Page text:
(888) 349-0605 M-F: 10-7 EST


Glorious and edible, this easy-to-grow annual with orange and yellow blossoms lasts all summer.

CalendulaGrowing calendula (Calendula officinalis) from seed provides a spectacular display of light yellow to deep orange blooms from early summer until frost. Sun-loving plants are usually low and compact with attractive double blossoms that can be 2-1/2 to 4 inches across. Start in flats for early season flowering or sow directly in the garden. Gorgeous in patio pots or mixed borders.

Calendula’s edible flowers and spicy leaves add zest to summer salads and will draw plenty of ooohs and ahhs when presented in a meal. Used in salves, lotions and balms, the daisy-like flower is more than a pretty face, where it’s anti-inflammatory and antibacterial properties are valued for soothing and restoring the skin.

You’ll have this annual’s beauty all season, since it is cold hardy and stands an eye-catching 18-24 inches tall.



Calendula Seeds

Also known as “pot marigold,” calendula’s orange and yellow blossoms will last all summer.

View all

Transform your home into a private oasis with beautiful heirloom flowers. Planting instructions are included with each seed packet and shipping is FREE!​

Quick Guide: Planting, Growing & Caring for Calendula

  1. Have bright, sassy orange and yellow flowers 2.5-4 in. across on plants 18-24 in. tall
  2. Easy to grow indoors (start 6-8 weeks before last frost) or sow outdoors after last frost
  3. Offer full sun and compost-rich soil or potting soil
  4. Bloom all season long; deadhead and fertilize to increase blooms
  5. Like marigolds, will help repel insects, so are great for companion planting

Sunlight: Full sun to partial shade
Maturity: 45-60 days from seed to flower
Height: 18 to 24 inches
Spacing: 24 to 36 inches apart in all directions

Site Preparation

Plants prefer full sun but will tolerate light shade in warmer areas. Calendula is best planted in prepared garden beds or large containers filled with organic potting soil. Prior to planting in beds, work a shovelful or two of well-aged manure or compost into the ground to improve soil conditions (watch 6 Tips for Growing Great Flowers – video).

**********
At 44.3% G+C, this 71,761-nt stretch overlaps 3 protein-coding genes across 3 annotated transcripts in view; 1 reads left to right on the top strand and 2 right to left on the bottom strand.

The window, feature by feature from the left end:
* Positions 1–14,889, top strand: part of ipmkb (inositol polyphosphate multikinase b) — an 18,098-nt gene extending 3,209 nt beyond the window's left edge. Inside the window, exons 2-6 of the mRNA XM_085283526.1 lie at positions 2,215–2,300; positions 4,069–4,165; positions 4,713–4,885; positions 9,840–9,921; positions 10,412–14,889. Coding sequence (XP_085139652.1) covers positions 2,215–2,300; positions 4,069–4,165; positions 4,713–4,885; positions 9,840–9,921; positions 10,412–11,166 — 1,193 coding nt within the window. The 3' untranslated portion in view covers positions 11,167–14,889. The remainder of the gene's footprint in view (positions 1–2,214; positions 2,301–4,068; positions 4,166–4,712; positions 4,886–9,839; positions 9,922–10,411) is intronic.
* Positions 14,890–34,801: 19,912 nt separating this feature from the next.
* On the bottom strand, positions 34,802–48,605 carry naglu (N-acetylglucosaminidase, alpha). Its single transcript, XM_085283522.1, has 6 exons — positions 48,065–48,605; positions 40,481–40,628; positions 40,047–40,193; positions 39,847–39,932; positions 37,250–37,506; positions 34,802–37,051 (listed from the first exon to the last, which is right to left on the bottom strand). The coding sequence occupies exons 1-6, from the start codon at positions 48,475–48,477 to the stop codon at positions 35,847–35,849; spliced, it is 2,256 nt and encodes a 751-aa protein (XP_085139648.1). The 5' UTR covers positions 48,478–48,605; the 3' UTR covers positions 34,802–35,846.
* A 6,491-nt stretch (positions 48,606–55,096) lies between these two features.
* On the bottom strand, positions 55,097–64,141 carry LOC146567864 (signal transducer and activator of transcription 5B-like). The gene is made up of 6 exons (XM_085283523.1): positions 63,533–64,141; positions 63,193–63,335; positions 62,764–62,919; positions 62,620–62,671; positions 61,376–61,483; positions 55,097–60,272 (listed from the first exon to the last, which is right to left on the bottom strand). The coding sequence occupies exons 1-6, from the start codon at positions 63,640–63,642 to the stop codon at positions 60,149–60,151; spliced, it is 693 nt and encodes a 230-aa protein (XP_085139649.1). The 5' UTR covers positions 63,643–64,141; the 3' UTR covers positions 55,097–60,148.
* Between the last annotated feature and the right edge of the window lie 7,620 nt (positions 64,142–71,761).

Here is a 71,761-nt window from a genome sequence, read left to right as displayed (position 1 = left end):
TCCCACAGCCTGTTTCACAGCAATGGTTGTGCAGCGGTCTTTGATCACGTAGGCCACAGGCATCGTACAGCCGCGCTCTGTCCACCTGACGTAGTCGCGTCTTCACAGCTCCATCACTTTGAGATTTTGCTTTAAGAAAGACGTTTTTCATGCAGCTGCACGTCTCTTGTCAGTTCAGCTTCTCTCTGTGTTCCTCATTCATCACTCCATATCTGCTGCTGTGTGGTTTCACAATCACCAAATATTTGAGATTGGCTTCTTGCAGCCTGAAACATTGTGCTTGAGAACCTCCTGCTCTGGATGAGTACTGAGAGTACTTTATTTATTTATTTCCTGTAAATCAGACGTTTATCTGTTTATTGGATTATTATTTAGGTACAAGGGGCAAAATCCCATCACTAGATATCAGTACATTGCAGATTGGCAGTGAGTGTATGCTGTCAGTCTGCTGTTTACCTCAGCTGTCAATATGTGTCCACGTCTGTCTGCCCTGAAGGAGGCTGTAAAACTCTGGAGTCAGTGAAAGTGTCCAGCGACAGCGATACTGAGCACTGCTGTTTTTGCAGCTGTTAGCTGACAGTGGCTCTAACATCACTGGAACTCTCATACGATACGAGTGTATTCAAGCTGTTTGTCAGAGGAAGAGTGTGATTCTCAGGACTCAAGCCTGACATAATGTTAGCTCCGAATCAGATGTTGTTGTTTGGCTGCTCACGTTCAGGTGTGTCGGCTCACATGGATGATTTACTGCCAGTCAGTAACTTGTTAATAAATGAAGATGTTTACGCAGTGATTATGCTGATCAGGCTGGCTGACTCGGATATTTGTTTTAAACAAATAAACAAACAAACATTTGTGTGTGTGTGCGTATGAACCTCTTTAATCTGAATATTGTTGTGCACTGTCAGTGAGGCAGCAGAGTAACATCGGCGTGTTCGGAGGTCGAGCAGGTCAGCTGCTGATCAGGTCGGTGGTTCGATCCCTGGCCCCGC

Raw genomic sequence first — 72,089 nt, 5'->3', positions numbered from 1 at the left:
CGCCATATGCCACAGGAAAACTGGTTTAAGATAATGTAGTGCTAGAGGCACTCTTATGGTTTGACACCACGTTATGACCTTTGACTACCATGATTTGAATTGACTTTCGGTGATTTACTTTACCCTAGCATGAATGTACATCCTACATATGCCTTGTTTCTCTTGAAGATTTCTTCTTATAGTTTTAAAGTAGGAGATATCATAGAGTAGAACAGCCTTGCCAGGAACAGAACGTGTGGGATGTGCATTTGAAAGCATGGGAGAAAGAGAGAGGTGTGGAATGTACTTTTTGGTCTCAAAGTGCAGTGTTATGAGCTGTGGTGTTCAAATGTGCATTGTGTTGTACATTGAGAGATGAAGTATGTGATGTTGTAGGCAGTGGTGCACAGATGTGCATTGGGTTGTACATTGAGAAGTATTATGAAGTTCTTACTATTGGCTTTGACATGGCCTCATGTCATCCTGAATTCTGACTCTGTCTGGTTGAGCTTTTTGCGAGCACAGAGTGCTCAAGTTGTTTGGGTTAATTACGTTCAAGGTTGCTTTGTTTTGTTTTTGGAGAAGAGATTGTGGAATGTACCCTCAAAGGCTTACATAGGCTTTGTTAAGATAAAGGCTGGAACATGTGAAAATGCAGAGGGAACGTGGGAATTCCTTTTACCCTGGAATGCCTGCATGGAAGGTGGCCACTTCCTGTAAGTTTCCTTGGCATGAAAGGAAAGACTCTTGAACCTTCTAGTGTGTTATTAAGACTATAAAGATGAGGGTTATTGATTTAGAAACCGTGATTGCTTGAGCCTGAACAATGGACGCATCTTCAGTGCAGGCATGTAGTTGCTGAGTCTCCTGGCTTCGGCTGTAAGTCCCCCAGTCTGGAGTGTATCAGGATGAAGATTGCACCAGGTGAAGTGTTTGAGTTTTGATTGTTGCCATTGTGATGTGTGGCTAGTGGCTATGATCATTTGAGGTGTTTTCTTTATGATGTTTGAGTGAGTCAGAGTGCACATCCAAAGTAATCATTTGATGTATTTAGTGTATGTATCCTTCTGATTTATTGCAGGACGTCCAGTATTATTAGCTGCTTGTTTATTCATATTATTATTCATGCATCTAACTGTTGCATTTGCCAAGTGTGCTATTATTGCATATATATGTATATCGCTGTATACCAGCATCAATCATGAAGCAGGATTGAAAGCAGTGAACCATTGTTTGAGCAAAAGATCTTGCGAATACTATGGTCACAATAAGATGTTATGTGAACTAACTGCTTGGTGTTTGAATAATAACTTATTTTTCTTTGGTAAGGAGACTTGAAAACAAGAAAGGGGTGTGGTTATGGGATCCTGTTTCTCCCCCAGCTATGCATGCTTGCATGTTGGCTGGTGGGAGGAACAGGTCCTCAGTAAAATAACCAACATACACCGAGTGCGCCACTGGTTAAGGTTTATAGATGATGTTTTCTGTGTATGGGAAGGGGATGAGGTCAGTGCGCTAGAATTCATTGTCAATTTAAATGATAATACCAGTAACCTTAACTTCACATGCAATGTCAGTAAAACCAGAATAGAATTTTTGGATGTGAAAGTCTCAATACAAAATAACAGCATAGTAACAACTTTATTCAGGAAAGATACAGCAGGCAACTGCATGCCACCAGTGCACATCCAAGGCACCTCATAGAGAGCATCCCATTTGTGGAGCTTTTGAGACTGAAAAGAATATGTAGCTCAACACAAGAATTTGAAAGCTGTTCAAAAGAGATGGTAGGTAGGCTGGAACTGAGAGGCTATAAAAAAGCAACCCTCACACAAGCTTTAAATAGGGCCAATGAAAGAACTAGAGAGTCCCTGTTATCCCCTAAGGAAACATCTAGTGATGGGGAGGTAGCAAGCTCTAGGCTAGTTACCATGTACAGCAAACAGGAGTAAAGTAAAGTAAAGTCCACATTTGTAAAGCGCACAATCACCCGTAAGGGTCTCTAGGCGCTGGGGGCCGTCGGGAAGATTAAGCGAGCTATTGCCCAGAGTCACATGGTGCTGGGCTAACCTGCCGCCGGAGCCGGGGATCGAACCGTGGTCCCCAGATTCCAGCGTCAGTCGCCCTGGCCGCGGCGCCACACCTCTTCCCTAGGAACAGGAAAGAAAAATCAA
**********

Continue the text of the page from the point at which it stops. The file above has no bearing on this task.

How to Plant

A cool-season plant, calendula can be started indoors under grow lights 6-8 weeks before the last frost or directly seeded outdoors after the last frost (see Starting Annual Flowers Indoors). Seeds germinate in 5-15 days.

Water well throughout the gardening season and apply a liquid bloom fertilizer several times during the gardening season to promote big, beautiful blossoms. Pinch off spent flowers on a regular basis to extend the blooming period. Mulch to prevent weeds, conserve moisture and help keep roots cool.

Insect & Disease Problems

Insects and disease are not typically a problem for calendula. In fact, the flower may be helpful for deterring many insect pests, making it a good companion plant for vegetable gardens. Try planting pot marigolds around chard, carrots and tomatoes for added insect protection.

Seed Saving Instructions

Calendula will produce lots of seed in a similar fashion to a zinnia or marigold. When the blooms dry out, cut them off and hang upside down in bundles. The seeds are contained in the heads, and once dry and crisp, they can be lightly hand-crushed and winnowed from the seed chaff.

Recommended Products

9 Responses to “Calendula”

  1. Lindacay on May 8th, 2014 at 6:28 pm #

    I have been wanting to get these little beauties for a while. Thankyou

  2. Dottie on July 6th, 2015 at 6:02 pm #

    Was on vacation for a week. My calendulas GREW to almost 3 feet tall!!! Can I just cut them way back? Will this kill them. It says to “pinch” them back.

  3. Anonymous on August 6th, 2015 at 8:21 pm #

    definitely dead head them and pinch them back

  4. amy on October 2nd, 2016 at 11:54 pm #

    My calendula is producing two different flowers one is a big daisy like yellow & the other is a frizzy red-orange (both from the same plant)!) Is there a preference between the two?

    • Max on April 6th, 2017 at 8:13 am #

      What ppm did you use?

  5. Pam on September 15th, 2018 at 6:43 pm #

    I’m in Zone 9 and have mild winters. Would the seeds grow into plants if I sow in the fall directly into the garden?

  6. Chris Pilcher on October 5th, 2018 at 6:14 am #

    I can not remember where I first obtained seeds for calendula but they certainly do well in UK summer – still flowering October I have the yellow and more recently the bright orange which have grown better, however I do not remember buying different seeds. I will have millions of seeds to lpant in April. They have thived on pelletized chicken poo !

  7. Anne Elliott on April 21st, 2019 at 5:03 pm #

    I have grown these for years to use on wounds for rapid healing and no scars! Also, use petals in soups, stir fries, salads, quiches. Leaves in salads-great for the eyesight.

  8. karen on July 23rd, 2019 at 11:47 am #

    I grow calendula to dry and soak in coconut oil. It is a wonderful cream for mature skin.

Leave Your Response